A 24-Year-Old Man

and Iain McNamara1

Trauma & Orthopaedics, Norfolk & Norwich University Hospital, Norwich, United Kingdom


A 24-year-old painter and decorator complained of problems with his right knee. He first had problems at aged 18 years old when he had a direct blow on the outside of the knee. He said that at this point the kneecap dislocated and came out of joint. He had to pop it back in himself. Since then he had had multiple episodes of dislocation. The knee felt very unstable; it often gave way whilst he was walking. He had been unable to rehabilitate despite efforts in the gym.

Family History

His brother had recurrent patellar instability.


His Beighton score was 7 out of 9. His overall lower limb alignment was normal. He had no effusion in his right knee. The VMO was present but weak. He had marked patellar apprehension ++. His mediolateral glide was at least ++++ with no firm end point. Clinically he suggested that he had a flat trochlea. His patellae tracked with a slight J-shape. He had no end point to his MPFL on the right knee. The knee flexed from −10° to 135°. There was no tibiofemoral joint line tenderness. He was Lachman’s ++, Anterior drawer ++, jerk test +, and MCL−.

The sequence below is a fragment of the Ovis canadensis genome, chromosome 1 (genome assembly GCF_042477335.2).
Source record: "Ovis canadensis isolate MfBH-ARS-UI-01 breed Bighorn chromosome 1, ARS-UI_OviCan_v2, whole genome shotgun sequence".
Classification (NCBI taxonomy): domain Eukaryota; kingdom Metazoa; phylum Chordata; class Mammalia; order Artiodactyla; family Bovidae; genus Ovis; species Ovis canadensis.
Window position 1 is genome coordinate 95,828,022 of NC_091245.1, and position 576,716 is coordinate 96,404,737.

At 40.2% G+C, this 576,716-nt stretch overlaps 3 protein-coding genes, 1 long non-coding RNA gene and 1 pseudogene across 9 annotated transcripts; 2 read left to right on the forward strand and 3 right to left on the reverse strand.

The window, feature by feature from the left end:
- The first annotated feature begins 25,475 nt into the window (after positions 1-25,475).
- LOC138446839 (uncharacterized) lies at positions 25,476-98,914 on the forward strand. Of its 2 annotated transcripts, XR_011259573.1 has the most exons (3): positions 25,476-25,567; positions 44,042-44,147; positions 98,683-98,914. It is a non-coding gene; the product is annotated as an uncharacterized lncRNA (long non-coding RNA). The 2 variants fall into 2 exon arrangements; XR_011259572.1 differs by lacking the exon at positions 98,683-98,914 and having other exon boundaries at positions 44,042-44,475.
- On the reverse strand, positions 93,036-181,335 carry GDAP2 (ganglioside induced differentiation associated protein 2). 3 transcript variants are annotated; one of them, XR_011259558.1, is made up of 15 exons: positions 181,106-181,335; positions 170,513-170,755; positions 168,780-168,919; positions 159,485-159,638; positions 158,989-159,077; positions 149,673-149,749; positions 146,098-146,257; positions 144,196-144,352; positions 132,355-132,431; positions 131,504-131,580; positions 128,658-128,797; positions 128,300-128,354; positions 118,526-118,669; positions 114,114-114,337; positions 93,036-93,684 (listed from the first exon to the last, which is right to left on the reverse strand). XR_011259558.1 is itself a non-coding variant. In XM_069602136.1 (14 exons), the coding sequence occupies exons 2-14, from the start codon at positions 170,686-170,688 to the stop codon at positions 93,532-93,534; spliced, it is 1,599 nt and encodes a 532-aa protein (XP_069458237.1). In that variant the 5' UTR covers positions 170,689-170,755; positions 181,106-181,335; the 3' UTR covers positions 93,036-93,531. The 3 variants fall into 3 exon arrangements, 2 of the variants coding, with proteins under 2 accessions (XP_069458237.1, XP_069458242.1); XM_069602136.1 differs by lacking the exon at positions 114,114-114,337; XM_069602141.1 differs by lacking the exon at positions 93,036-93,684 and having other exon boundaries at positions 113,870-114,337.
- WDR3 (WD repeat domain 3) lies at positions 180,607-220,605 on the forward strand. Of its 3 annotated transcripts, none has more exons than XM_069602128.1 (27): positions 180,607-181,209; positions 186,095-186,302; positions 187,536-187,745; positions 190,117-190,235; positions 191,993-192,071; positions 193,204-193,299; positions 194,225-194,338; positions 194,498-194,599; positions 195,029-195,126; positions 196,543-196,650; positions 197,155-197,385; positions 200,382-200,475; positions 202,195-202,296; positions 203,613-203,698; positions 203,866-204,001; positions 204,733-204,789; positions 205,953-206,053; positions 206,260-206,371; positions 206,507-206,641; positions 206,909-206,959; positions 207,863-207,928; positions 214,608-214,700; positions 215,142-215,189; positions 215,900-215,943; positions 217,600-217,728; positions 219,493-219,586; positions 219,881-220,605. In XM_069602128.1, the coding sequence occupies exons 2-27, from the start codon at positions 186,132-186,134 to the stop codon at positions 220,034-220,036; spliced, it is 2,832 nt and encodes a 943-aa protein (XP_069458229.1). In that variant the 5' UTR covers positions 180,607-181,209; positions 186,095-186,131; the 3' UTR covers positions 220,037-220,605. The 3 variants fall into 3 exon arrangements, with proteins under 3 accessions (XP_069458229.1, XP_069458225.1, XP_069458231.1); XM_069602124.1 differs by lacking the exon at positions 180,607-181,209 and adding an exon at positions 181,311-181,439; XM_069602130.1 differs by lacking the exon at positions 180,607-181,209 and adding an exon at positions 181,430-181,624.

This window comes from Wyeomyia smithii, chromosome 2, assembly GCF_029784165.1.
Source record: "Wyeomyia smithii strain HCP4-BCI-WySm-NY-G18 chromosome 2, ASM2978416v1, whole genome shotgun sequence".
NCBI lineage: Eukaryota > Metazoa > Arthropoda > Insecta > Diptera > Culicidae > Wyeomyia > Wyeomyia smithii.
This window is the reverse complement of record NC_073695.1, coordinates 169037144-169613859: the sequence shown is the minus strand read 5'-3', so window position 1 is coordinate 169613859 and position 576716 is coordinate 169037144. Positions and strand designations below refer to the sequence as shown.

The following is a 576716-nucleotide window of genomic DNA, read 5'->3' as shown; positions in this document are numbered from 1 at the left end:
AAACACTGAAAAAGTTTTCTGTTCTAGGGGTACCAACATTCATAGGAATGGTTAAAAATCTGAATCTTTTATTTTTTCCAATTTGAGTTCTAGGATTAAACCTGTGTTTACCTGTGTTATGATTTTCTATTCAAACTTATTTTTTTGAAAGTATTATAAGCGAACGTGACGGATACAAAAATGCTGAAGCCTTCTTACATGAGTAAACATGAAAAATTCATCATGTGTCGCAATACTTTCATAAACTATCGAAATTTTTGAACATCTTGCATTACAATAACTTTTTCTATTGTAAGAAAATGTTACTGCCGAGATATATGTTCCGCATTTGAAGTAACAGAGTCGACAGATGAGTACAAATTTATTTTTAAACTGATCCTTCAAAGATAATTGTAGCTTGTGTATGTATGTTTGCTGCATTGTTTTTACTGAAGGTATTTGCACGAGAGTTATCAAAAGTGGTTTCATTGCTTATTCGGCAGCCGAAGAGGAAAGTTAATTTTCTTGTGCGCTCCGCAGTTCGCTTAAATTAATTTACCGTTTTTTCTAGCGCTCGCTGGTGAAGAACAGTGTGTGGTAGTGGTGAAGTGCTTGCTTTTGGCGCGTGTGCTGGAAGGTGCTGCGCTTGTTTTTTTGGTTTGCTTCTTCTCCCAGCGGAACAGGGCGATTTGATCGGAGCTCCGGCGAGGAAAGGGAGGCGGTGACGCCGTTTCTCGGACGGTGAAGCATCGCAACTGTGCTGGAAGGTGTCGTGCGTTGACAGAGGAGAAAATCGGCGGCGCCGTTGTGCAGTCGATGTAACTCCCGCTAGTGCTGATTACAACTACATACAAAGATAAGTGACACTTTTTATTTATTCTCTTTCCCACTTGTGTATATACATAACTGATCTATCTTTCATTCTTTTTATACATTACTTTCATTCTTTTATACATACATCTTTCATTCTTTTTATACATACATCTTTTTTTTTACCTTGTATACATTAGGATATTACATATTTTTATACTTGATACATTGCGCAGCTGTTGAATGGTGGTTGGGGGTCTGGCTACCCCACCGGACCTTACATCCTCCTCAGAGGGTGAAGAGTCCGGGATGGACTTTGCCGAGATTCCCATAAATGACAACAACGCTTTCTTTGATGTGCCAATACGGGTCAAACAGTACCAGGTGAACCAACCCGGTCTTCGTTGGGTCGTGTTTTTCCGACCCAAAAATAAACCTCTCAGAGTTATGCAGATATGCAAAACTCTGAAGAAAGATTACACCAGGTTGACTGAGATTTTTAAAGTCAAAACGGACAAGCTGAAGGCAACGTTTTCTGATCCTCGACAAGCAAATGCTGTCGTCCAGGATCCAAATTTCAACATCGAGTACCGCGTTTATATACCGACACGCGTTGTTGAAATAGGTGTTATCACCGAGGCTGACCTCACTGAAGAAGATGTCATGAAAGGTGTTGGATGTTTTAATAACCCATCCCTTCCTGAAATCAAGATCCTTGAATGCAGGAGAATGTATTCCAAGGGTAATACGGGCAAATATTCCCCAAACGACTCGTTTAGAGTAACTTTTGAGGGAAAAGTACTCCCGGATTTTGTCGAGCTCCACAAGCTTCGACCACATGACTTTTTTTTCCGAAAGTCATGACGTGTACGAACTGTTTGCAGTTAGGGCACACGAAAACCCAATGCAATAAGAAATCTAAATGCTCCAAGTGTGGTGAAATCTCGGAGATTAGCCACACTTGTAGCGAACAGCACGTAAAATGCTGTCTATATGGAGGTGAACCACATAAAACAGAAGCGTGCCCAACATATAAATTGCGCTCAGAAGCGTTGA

Question 1

What do the plain radiographs show?


MRI Report

A well-corticated bony fragment adjacent to the medial aspect of the patella, the bony fragment, measures 12 × 6 mm in size. This is located at the insertion of the medial patellar ligament/retinaculum. There is no associated bone oedema to suggest a recent injury. There is satisfactory articular cartilage of the patella and the adjacent trochlear groove. There is a relatively shallow trochlear groove [The boss height measures 3 mm]. The medial patellar retinaculum or ligament does not appear attenuated.

There is a complete tear of the anterior cruciate ligament. The posterior cruciate ligament is intact. Intact menisci with no features to suggest meniscal tears. The articular surfaces of the medial and lateral tibiofemoral compartments are intact. There is evidence of a previous injury of the medial collateral ligament which is thickened. Satisfactory appearances of the fibular collateral ligament. No significant joint effusion or synovitis.


No features to suggest a recent patellar dislocation. The well-corticated bony fragment on the medial border of the patella suggests a previous patellar dislocation with a small avulsed fragment at the insertion of the medial patellar retinaculum.

The anterior cruciate ligament is torn.

Question 2

What is the bony fragment at the proximal part of the medial femoral condyle?

Question 3

What is the diagnosis of this man’s right knee problem?

Sep 26, 2017 | Posted by in ORTHOPEDIC | Comments Off on A 24-Year-Old Man

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